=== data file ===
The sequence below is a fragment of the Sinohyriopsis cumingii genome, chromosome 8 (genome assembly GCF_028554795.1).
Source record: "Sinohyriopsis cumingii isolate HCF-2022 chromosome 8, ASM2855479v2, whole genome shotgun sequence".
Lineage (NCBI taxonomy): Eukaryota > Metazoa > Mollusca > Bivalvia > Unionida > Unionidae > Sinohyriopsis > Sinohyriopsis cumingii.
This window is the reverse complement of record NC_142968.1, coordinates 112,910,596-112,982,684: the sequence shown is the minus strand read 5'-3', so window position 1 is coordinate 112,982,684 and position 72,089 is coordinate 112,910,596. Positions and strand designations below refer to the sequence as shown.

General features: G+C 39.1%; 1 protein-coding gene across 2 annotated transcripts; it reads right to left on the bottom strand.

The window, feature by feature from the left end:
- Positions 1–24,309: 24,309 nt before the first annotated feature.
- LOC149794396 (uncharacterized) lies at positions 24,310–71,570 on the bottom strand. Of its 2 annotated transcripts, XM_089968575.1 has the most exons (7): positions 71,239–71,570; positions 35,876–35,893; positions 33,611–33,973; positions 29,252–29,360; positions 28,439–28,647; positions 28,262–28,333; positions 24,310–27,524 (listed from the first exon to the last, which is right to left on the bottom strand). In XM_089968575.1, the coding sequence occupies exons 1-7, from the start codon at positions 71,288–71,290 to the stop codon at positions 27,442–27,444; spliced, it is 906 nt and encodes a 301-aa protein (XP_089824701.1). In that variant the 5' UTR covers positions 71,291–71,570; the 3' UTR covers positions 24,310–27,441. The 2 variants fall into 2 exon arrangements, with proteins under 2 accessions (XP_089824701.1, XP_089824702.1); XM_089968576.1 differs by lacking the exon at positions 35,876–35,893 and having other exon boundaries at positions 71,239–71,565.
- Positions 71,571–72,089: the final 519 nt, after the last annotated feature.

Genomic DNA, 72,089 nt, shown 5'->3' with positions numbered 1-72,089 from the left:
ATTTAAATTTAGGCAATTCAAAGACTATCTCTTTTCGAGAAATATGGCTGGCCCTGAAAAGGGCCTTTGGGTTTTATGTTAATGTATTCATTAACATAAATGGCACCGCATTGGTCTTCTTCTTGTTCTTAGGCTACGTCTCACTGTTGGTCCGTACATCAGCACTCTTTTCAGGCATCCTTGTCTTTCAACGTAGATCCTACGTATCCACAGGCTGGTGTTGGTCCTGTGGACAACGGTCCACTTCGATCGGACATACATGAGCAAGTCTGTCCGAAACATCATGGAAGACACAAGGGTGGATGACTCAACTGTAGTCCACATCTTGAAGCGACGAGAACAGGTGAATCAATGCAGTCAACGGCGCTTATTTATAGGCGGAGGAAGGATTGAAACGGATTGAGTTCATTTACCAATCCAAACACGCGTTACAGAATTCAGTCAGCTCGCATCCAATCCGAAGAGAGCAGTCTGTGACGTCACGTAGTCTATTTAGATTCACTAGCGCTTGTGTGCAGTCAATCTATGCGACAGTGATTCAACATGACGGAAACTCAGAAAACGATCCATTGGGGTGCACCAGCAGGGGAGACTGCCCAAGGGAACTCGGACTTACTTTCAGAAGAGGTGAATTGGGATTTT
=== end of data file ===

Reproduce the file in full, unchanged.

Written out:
The sequence below is a fragment of the Sinohyriopsis cumingii genome, chromosome 8 (genome assembly GCF_028554795.1).
Source record: "Sinohyriopsis cumingii isolate HCF-2022 chromosome 8, ASM2855479v2, whole genome shotgun sequence".
Lineage (NCBI taxonomy): Eukaryota > Metazoa > Mollusca > Bivalvia > Unionida > Unionidae > Sinohyriopsis > Sinohyriopsis cumingii.
This window is the reverse complement of record NC_142968.1, coordinates 112,910,596-112,982,684: the sequence shown is the minus strand read 5'-3', so window position 1 is coordinate 112,982,684 and position 72,089 is coordinate 112,910,596. Positions and strand designations below refer to the sequence as shown.

General features: G+C 39.1%; 1 protein-coding gene across 2 annotated transcripts; it reads right to left on the bottom strand.

The window, feature by feature from the left end:
- Positions 1–24,309: 24,309 nt before the first annotated feature.
- LOC149794396 (uncharacterized) lies at positions 24,310–71,570 on the bottom strand. Of its 2 annotated transcripts, XM_089968575.1 has the most exons (7): positions 71,239–71,570; positions 35,876–35,893; positions 33,611–33,973; positions 29,252–29,360; positions 28,439–28,647; positions 28,262–28,333; positions 24,310–27,524 (listed from the first exon to the last, which is right to left on the bottom strand). In XM_089968575.1, the coding sequence occupies exons 1-7, from the start codon at positions 71,288–71,290 to the stop codon at positions 27,442–27,444; spliced, it is 906 nt and encodes a 301-aa protein (XP_089824701.1). In that variant the 5' UTR covers positions 71,291–71,570; the 3' UTR covers positions 24,310–27,441. The 2 variants fall into 2 exon arrangements, with proteins under 2 accessions (XP_089824701.1, XP_089824702.1); XM_089968576.1 differs by lacking the exon at positions 35,876–35,893 and having other exon boundaries at positions 71,239–71,565.
- Positions 71,571–72,089: the final 519 nt, after the last annotated feature.

Genomic DNA, 72,089 nt, shown 5'->3' with positions numbered 1-72,089 from the left:
ATTTAAATTTAGGCAATTCAAAGACTATCTCTTTTCGAGAAATATGGCTGGCCCTGAAAAGGGCCTTTGGGTTTTATGTTAATGTATTCATTAACATAAATGGCACCGCATTGGTCTTCTTCTTGTTCTTAGGCTACGTCTCACTGTTGGTCCGTACATCAGCACTCTTTTCAGGCATCCTTGTCTTTCAACGTAGATCCTACGTATCCACAGGCTGGTGTTGGTCCTGTGGACAACGGTCCACTTCGATCGGACATACATGAGCAAGTCTGTCCGAAACATCATGGAAGACACAAGGGTGGATGACTCAACTGTAGTCCACATCTTGAAGCGACGAGAACAGGTGAATCAATGCAGTCAACGGCGCTTATTTATAGGCGGAGGAAGGATTGAAACGGATTGAGTTCATTTACCAATCCAAACACGCGTTACAGAATTCAGTCAGCTCGCATCCAATCCGAAGAGAGCAGTCTGTGACGTCACGTAGTCTATTTAGATTCACTAGCGCTTGTGTGCAGTCAATCTATGCGACAGTGATTCAACATGACGGAAACTCAGAAAACGATCCATTGGGGTGCACCAGCAGGGGAGACTGCCCAAGGGAACTCGGACTTACTTTCAGAAGAGGTGAATTGGGATTTT